global gpsd #bring it in scope
    gpsd = gps(mode=WATCH_ENABLE) #starting the stream of info
    self.current_value = None
    self.running = True #setting the thread running to true

  def run(self):
    global gpsd
    while gpsp.running:
      gpsd.next() #this will continue to loop and grab EACH set of gpsd info to clear the buffer

if __name__ == '__main__':
  gpsp = GpsPoller() # create the thread
    gpsp.start() # start it up
    while True:
      if gpsd.fix.latitude > 0:
        row = [ { 'latitude': str(gpsd.fix.latitude),
         'longitude': str(gpsd.fix.longitude),
         'utc': str(gpsd.utc),
         'time':   str(gpsd.fix.time),
         'altitude': str(gpsd.fix.altitude),
         'eps': str(gpsd.fix.eps),
         'epx': str(gpsd.fix.epx),
         'epv': str(gpsd.fix.epv),
         'ept': str(gpsd.fix.ept),
         'speed': str(gpsd.fix.speed),
         'climb': str(gpsd.fix.climb),
         'track': str(gpsd.fix.track),
         'mode': str(gpsd.fix.mode)} ]

        json_string = json.dumps(row)
        client = paho.Client()
        client.connect("m13.cloudmqtt.com", 14162, 60)
        client.publish("rpiwzgps", payload=json_string, qos=0, retain=True)


  except (KeyboardInterrupt, SystemExit): #when you press ctrl+c
    gpsp.running = False
    gpsp.join() # wait for the thread to finish what it's doing

Example JSON Data

"track": "0.0",
"speed": "0.0",
"utc": "2017-05-01T23:49:46.000Z",
"epx": "8.938",
"epv": "29.794",
"altitude": "40.742",
"eps": "23.66",
"longitude": "-74.529216408",
"mode": "3",
"time": "2017-05-01T23:49:46.000Z",
"latitude": "40.268141521",
"climb": "0.0",
"ept": "0.005"

Ingest Any Data, Anywhere, Anytime, and from Any Dimension in Time and Space

(Click to enlarge)

  1. ConsumeMQTT

  2. InferAvroSchema

  3. ConvertJSONtoAvro

  4. MergeContent

  5. ConvertAvroToORC

  6. PutHDFS

Visualize Whirled Peas

We turn this raw data into Hive tables and then visualize into pretty tables and charts with Apache Zeppelin. You could also report with any ODBC and JDBC reporting tool like Tableau or PowerBI.

(Click to enlarge)

Store It Where?

su hdfs 
hdfs dfs -mkdir -p /rpwz/gps 
hdfs dfs -chmod -R 777 /rpwz/gps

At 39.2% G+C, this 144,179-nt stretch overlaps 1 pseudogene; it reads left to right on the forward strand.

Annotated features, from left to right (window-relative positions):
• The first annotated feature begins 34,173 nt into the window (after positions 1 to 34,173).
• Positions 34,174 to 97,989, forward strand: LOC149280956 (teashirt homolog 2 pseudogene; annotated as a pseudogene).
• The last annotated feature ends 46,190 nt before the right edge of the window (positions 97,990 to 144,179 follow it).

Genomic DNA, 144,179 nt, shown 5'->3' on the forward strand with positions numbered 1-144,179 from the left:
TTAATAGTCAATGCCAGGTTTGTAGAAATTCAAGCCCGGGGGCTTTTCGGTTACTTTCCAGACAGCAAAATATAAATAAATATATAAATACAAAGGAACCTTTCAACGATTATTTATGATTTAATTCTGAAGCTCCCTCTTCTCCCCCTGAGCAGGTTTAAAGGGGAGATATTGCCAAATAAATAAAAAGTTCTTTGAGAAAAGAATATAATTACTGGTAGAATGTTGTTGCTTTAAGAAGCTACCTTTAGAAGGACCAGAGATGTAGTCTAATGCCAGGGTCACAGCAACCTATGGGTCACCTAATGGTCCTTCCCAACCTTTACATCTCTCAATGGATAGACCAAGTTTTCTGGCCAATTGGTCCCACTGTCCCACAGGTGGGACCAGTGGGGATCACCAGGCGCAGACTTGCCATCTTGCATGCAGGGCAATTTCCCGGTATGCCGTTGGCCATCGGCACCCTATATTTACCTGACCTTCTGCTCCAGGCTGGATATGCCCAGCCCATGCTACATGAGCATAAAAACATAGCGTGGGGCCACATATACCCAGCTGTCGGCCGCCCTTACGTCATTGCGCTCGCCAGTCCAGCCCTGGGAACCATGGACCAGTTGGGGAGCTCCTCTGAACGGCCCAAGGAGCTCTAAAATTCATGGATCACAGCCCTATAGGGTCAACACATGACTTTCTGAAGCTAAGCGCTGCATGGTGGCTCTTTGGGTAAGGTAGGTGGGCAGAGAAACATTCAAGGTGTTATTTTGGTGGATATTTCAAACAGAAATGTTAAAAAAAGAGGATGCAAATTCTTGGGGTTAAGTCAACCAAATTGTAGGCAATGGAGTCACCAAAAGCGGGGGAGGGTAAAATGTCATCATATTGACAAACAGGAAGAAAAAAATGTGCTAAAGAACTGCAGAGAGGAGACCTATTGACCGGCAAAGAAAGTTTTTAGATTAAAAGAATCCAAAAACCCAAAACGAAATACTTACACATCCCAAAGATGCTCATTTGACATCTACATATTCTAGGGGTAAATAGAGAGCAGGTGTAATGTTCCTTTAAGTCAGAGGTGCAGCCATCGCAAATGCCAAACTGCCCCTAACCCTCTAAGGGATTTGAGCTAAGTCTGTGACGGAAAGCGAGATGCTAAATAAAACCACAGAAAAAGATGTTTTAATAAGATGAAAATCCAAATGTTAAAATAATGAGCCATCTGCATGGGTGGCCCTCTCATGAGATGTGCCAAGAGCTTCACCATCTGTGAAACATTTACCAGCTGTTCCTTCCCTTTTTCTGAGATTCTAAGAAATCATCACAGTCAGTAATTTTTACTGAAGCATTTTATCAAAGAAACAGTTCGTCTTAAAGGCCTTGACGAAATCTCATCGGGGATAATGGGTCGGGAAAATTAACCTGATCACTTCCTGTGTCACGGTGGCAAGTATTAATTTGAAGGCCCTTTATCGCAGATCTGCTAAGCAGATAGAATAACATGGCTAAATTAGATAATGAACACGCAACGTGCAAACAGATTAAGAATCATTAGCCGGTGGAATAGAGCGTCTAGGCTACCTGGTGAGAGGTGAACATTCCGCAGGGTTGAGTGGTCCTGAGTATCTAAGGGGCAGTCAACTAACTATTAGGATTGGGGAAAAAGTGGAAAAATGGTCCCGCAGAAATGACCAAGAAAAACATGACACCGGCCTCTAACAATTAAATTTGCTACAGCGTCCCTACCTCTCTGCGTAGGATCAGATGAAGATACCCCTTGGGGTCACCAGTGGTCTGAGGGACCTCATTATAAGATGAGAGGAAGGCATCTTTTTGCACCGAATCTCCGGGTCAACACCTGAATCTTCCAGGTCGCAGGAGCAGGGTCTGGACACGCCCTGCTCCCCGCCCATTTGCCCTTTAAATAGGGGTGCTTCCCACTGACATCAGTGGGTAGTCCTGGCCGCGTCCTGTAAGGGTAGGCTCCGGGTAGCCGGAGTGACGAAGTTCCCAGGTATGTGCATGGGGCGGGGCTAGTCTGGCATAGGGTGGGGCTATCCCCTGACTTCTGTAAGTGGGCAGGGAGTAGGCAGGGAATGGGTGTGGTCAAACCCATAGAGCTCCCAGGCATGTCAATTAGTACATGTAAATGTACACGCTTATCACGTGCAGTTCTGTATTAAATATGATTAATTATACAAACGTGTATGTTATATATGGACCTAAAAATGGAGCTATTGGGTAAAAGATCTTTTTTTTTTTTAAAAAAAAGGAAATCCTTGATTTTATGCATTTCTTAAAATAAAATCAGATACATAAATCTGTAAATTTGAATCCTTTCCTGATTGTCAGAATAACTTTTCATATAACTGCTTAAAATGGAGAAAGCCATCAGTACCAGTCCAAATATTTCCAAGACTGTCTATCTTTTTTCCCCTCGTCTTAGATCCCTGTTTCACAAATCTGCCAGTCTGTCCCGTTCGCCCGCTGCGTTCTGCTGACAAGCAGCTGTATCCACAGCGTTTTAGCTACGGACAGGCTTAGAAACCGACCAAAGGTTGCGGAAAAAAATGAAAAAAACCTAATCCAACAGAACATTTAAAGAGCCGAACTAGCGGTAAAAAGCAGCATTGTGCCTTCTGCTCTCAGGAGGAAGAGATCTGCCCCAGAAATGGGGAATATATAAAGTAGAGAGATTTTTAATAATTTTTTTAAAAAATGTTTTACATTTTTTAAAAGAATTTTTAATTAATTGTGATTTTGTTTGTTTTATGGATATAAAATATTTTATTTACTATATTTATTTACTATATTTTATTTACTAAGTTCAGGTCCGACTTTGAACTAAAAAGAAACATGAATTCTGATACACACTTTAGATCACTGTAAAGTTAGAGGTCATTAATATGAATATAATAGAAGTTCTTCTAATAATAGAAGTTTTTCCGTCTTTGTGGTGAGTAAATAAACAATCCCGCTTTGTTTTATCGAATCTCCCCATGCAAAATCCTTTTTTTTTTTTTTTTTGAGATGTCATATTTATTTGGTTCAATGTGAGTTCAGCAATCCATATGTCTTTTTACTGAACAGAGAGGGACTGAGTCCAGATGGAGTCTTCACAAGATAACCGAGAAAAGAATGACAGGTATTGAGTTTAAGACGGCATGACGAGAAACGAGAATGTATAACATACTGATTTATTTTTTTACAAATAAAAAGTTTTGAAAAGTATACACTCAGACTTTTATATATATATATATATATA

If you store it, you can query it!

Why Do I Love Apache NiFi? Let Me Count the Ways....

Instead of hand-rolling some Hive DDL, NiFi will automagically generate all the DDL I need based on an inferred AVRO Schema (soon using Schema Registry lookup!). So you can easily drop in a file, convert to ORC, save to HDFS, generate an external Hive table and query it in seconds. All with no coding. Very easy to wire this to send a message to a front end via Web Sockets, JMS, AJAX, etc. So we can drop a file in S3 or HDFS, convert to ORC for mega fast LLAP queries and tell a front-end what the table is and it could query it.

Source code: https://community.hortonworks.com/repos/101680/rpi-zero-wireless-nifi-mqtt-gps.html?shortDescriptionMaxLength=140

Quick tip: Utilize Apache NiFi's scheduler to limit the number of calls you make to third-party services, a single NiFi instance can easily overwhelm most free tiers of services. I made 122 calls to Weather Underground in a few seconds. So set those times! For instance, for weather, once every 15-30 minutes or even 1 hour is good.

Note: GPS information can also be read from drones, cars, phones, and lots of custom sensors in IIoT devices.

Download Red Hat’s blueprint for building an open IoT platform—open source from cloud to gateways to devices.

iot analytics ,iot ,industrial iot ,apache nifi ,tutorial

Published at DZone with permission of Tim Spann, DZone MVB. See the original article here.